James L. David Smith

James L. David Smith

Professor, Department of Fisheries, Wildlife and Conservation Biology

Phone: 612-624-5369
Email: [email protected]
Ph. D. University of Minnesota

Research Associates

  • Som Ale

Current Students

Samantha Helle
M.S. Natural Resources Science & Management; Wildlife Ecology & Management
Human-Tiger Conflict Mitigation 
M.S. Thesis (2019): Gendered Coping Mechanisms for Human-Tiger Conflict Chitwan National Park, Nepal

In a collaborative project with Nepal's National Trust for Nature Conservation (NTNC) and Women Acting Together For Change (WATCH), Samantha's research explores how socially constructed gender roles play a part in human-tiger conflict risk around Chitwan National Park, Nepal. Increased attacks  by tigers in buffer zone community forests has resulted in the loss of human life and the removal of adult tigers from the forest. Working with communities in conflict hot-spots, this research investigates what current strategies forest-dependent men and women use to prevent conflicts with tigers. This research is a participatory conservation initiative with the the following goals (1) empowering women and men who depend on tiger-shared jungle to use the forest safely and share their existing knowledge with others, (2) inform collaboratively planned conflict-prevention trainings with existing local-level knowledge on this issue, and (3) reduce conflicts in Chitwan's buffer zone community forests to protect tigers and local people.

Former Graduates

  • Adam Barlow, Ph.D. candidate, Conservation Biology
    Tiger survey methods and conservation of tigers in Bangladesh
    M.S. Thesis (2004): Monitoring Wild Tiger (Panthera Tigris) Populations: Lessons From a Long-Term Camera Trapping Study in Royal Chitwan National Park, Nepal.

  • Passanan Cutter, M.S. candidate, Conservation Biology
    Ecology and Conservation of Fishing Cats in Thailand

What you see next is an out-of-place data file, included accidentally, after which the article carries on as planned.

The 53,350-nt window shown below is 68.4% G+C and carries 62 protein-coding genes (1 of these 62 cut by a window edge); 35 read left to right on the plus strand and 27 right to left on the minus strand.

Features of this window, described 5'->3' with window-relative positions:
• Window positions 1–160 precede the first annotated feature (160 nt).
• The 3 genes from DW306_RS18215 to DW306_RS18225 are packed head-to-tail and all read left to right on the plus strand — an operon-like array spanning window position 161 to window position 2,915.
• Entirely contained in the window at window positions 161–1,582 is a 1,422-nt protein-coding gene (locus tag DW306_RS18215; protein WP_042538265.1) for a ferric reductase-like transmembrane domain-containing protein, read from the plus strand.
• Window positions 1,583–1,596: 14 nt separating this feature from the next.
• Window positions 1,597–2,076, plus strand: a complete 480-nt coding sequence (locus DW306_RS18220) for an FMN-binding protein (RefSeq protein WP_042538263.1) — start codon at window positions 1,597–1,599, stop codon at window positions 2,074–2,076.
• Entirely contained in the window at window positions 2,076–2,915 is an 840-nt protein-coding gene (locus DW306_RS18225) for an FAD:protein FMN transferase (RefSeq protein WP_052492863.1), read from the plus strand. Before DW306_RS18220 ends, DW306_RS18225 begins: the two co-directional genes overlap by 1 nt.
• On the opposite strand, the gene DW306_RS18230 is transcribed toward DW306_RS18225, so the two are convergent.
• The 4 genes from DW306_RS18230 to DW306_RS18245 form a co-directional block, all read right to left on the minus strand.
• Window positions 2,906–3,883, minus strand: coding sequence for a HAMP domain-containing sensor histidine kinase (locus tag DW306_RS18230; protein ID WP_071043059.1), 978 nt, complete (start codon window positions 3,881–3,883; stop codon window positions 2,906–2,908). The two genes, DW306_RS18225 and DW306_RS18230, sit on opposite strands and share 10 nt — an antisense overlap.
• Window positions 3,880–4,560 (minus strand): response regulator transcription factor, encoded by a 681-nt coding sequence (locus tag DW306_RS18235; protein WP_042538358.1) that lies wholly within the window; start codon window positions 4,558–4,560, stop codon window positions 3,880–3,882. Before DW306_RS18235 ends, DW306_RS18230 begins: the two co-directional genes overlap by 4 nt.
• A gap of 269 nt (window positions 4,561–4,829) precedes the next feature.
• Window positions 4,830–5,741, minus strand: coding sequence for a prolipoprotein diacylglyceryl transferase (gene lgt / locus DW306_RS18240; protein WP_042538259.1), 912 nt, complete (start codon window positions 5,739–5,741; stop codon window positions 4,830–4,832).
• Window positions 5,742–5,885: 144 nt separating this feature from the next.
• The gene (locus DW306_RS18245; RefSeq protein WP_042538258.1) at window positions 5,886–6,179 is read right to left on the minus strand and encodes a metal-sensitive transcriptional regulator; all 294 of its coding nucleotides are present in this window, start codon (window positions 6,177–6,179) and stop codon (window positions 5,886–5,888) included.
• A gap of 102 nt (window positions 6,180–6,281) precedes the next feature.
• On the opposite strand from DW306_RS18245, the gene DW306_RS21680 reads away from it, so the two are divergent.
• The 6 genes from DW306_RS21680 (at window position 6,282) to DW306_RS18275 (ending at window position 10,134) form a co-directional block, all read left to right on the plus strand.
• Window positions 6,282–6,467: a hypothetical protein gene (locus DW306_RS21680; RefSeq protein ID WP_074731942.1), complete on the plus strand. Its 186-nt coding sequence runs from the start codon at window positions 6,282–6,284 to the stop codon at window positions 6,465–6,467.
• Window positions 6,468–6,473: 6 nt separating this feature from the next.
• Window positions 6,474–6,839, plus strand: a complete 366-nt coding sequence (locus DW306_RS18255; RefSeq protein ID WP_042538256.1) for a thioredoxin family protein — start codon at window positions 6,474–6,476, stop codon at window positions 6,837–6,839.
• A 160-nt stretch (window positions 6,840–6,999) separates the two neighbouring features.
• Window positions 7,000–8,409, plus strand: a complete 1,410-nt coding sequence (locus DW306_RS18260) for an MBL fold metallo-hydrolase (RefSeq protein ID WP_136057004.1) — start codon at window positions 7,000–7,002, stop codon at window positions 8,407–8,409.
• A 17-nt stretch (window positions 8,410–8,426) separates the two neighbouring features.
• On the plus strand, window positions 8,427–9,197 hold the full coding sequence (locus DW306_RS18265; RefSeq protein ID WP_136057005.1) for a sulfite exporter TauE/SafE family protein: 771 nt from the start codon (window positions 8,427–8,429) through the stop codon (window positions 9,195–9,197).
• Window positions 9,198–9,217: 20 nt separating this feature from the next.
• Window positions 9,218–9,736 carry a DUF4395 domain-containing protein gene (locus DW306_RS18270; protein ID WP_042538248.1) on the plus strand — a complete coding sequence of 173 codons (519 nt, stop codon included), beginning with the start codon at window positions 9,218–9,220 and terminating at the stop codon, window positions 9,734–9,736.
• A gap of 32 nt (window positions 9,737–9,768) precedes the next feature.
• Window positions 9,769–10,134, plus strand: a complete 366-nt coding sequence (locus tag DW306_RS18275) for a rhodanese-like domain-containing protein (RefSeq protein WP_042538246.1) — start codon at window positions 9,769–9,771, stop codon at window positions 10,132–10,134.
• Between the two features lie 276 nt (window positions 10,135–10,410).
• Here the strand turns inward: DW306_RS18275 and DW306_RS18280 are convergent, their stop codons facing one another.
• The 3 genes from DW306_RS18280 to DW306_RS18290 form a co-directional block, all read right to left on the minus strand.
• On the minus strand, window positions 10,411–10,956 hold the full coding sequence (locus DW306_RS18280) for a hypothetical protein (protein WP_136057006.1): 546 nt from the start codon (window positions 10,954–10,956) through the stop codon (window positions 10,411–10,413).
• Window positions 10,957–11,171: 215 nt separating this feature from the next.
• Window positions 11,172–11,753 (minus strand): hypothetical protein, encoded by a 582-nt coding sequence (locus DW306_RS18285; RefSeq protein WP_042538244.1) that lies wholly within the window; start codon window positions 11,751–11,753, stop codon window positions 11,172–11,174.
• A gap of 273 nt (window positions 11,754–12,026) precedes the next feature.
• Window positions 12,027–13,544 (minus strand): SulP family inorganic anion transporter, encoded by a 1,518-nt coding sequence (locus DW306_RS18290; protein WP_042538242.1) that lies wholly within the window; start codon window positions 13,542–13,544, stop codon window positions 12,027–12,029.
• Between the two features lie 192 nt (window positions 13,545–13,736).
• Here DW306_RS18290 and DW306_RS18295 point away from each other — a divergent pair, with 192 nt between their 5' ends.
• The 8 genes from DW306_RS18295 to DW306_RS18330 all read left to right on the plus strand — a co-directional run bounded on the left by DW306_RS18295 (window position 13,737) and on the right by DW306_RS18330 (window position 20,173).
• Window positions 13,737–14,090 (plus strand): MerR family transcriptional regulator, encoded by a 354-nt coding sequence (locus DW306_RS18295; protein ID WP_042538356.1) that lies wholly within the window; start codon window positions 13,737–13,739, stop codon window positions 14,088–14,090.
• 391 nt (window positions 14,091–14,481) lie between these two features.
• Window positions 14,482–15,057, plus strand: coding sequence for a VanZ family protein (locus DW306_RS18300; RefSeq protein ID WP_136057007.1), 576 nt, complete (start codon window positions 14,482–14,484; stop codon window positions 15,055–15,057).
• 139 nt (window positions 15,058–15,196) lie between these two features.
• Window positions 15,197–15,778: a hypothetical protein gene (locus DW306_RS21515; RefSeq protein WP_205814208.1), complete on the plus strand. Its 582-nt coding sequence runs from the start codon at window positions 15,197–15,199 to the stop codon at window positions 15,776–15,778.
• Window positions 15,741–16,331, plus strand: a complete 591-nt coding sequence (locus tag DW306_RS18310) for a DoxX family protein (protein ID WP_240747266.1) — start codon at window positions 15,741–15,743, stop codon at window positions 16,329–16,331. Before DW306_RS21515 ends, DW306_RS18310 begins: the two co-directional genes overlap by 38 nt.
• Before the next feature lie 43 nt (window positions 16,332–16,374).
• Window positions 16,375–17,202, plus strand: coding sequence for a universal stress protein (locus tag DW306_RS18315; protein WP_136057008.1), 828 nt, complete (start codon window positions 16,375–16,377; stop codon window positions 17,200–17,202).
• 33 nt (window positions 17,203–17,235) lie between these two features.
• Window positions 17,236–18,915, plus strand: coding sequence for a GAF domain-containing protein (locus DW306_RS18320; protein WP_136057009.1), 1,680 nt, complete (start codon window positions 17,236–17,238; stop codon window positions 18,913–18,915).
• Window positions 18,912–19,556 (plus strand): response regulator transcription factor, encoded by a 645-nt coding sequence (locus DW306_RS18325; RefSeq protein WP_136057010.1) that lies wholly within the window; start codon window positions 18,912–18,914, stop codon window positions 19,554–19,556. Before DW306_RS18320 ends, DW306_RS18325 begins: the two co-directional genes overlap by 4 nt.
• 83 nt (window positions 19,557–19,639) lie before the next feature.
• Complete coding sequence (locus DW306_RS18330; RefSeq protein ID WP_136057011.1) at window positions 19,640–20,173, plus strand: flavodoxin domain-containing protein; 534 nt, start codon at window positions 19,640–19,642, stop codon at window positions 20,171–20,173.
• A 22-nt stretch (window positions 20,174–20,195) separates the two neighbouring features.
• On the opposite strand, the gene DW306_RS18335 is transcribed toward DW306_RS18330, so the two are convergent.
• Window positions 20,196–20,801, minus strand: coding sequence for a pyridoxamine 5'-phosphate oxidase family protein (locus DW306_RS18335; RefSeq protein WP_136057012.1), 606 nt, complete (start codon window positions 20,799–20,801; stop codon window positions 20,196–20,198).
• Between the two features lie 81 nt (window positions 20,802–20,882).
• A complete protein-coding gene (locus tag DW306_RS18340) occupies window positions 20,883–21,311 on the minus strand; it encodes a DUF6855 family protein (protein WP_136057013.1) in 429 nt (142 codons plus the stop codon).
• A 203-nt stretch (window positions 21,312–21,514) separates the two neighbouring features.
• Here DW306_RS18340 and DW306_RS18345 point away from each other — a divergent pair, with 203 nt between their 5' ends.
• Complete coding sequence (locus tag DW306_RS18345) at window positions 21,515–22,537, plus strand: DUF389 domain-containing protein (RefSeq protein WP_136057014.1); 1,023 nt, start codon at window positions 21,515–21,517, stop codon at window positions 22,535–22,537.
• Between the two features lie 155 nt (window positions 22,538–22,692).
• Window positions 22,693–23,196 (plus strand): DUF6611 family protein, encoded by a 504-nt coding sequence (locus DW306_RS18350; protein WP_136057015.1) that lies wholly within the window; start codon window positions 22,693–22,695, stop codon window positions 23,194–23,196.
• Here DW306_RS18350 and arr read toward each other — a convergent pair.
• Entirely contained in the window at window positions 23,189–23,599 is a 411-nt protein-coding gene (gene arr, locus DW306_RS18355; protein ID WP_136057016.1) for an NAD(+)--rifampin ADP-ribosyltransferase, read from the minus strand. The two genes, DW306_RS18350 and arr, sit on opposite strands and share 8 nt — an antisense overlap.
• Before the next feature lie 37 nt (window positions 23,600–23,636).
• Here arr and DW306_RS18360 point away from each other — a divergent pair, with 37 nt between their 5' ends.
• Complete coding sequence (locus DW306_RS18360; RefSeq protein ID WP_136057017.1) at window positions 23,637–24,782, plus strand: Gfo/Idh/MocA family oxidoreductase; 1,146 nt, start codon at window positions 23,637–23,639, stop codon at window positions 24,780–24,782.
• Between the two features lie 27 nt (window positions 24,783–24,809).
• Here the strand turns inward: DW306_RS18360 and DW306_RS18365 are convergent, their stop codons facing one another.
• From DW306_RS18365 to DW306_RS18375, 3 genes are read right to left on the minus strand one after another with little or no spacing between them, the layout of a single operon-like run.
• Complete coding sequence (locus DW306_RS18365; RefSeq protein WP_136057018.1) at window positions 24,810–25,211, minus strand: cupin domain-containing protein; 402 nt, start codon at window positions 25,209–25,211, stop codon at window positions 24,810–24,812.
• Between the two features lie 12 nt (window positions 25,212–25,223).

• Peter G. Cutter, Ph.D. candidate, Conservation Biology
    Landscape-scale Wildlife Monitoring and Conservation Planning in Thailand and Cambodia

  • Narayan Dhakal, Ph.D. candidate, Conservation Biology
    Community-based Conservation Approaches to Tiger Conservation in Nepal

  • Sun Hean, Ph.D. candidate, Conservation Biology
    Evaluation of Ecosystem Services in Southwest Cambodia: Implications for Conservation and Development Planning
    M.S. Thesis (2000): Status of the Tiger and Its Conversation in Cambodia

  • Purevjav Lkhagvajav, M.S. candidate, Conservation Biology
    Ecology and Conservation of Snow Leopard (Panthera uncia) in Southern Mongolia

  • Bhim Gurung,
    Ph.D. Thesis (2008): Ecological and Sociological Aspects of Human-Tiger Conflicts in Chitwan National Park, Nepal
    M.S. Thesis (2003): Mapping the Meta-Population Structure of Tigers Throughout Nepal By Establishing a Tiger Monitoring Network of "Village Rangers."

  • Anup Joshi
    PhD, 1996: The Home Range, Feeding Habits, and Social Organization of the Sloth Bears (Melursus ursinus) in Royal Chitwan National Park, Nepal

  • Kathleen Conforti
    MS, 1996: The Status and Distribution of Small Carnivores in Huai Kha Khaeng/Thung Yai Wildlife Sanctuaries, Central West Thailand

  • Theerapat Prayurasidhi
    PhD, 1997: The Ecological Separation of Gaur (Bos gaurus) and Banteng (Bos javanicus) in Huai Kha Khaeng Wildlife Sanctuary, Thailand

  • John Kenny
    M.S., Conservation Biology

  • James Drake
    MS, 1998: The Effect of Conservation Reverse Program Grasslands on Ring-Necked Pheasent and Meadowlark Abundance.

  • Sharada Joshi
    MS, 1999: A Socio-Economic Analysis of Residents in the Buffer Zone of Royal Chitwan National Park, Nepal

  • Terilyn Allendorf
    PhD, 1999: Local Residents' Perceptions of Protected Areas in Nepal: Beyond Conflicts and Economics.

  • Jai Ranganathan
    MS, 2002: Beyond Pugmarks and Tiger Conservation Units: Where Can Tigers Survive in the Indian Subcontinent? Consequences of the Distribution of Forest and Protected Areas Across the Landscape

  • Paul Elkan
    PhD, 2003:  Ecology and Conservation of Bongo Antelope (Tragelaphus eurycerus) in Lowland Forest, Northern Republic of Congo

  • Mahendra Shresta
    PhD, 2005: Relative ungulate abundance in a fragmented landscape: implications for tiger conservation

  • Shujin Luo
    PhD, 2006: Comparative phylogeography of sympatric wild cats:
    implications for biogeography and conservation in Asian biodiversity hotspots